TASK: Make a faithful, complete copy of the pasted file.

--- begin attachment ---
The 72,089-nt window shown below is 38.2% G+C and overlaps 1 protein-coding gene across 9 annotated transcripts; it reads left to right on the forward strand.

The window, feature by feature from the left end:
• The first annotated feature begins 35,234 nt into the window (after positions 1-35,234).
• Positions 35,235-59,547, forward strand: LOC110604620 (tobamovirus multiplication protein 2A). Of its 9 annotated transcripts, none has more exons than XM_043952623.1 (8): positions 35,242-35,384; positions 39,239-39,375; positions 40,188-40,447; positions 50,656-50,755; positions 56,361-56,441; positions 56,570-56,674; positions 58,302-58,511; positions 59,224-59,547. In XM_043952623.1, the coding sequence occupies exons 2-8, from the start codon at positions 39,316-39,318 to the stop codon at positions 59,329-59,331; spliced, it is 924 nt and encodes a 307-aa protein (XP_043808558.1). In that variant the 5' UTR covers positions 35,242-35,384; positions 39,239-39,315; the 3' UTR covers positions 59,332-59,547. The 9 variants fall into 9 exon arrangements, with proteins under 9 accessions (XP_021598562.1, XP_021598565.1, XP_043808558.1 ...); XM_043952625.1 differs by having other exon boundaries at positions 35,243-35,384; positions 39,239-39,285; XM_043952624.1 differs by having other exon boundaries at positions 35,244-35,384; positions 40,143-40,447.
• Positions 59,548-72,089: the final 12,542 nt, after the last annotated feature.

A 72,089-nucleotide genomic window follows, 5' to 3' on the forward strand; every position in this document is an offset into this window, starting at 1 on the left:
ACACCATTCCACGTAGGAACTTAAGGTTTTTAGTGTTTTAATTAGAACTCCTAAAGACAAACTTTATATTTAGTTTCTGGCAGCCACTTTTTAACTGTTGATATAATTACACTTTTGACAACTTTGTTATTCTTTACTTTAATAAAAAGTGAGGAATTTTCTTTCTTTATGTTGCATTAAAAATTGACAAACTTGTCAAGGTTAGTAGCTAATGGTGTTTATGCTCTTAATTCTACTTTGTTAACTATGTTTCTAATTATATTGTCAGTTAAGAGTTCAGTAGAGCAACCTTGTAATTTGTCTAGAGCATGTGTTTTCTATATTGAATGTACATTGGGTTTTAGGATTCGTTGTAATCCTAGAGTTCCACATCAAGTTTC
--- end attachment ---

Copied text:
The 72,089-nt window shown below is 38.2% G+C and overlaps 1 protein-coding gene across 9 annotated transcripts; it reads left to right on the forward strand.

The window, feature by feature from the left end:
• The first annotated feature begins 35,234 nt into the window (after positions 1-35,234).
• Positions 35,235-59,547, forward strand: LOC110604620 (tobamovirus multiplication protein 2A). Of its 9 annotated transcripts, none has more exons than XM_043952623.1 (8): positions 35,242-35,384; positions 39,239-39,375; positions 40,188-40,447; positions 50,656-50,755; positions 56,361-56,441; positions 56,570-56,674; positions 58,302-58,511; positions 59,224-59,547. In XM_043952623.1, the coding sequence occupies exons 2-8, from the start codon at positions 39,316-39,318 to the stop codon at positions 59,329-59,331; spliced, it is 924 nt and encodes a 307-aa protein (XP_043808558.1). In that variant the 5' UTR covers positions 35,242-35,384; positions 39,239-39,315; the 3' UTR covers positions 59,332-59,547. The 9 variants fall into 9 exon arrangements, with proteins under 9 accessions (XP_021598562.1, XP_021598565.1, XP_043808558.1 ...); XM_043952625.1 differs by having other exon boundaries at positions 35,243-35,384; positions 39,239-39,285; XM_043952624.1 differs by having other exon boundaries at positions 35,244-35,384; positions 40,143-40,447.
• Positions 59,548-72,089: the final 12,542 nt, after the last annotated feature.

A 72,089-nucleotide genomic window follows, 5' to 3' on the forward strand; every position in this document is an offset into this window, starting at 1 on the left:
ACACCATTCCACGTAGGAACTTAAGGTTTTTAGTGTTTTAATTAGAACTCCTAAAGACAAACTTTATATTTAGTTTCTGGCAGCCACTTTTTAACTGTTGATATAATTACACTTTTGACAACTTTGTTATTCTTTACTTTAATAAAAAGTGAGGAATTTTCTTTCTTTATGTTGCATTAAAAATTGACAAACTTGTCAAGGTTAGTAGCTAATGGTGTTTATGCTCTTAATTCTACTTTGTTAACTATGTTTCTAATTATATTGTCAGTTAAGAGTTCAGTAGAGCAACCTTGTAATTTGTCTAGAGCATGTGTTTTCTATATTGAATGTACATTGGGTTTTAGGATTCGTTGTAATCCTAGAGTTCCACATCAAGTTTC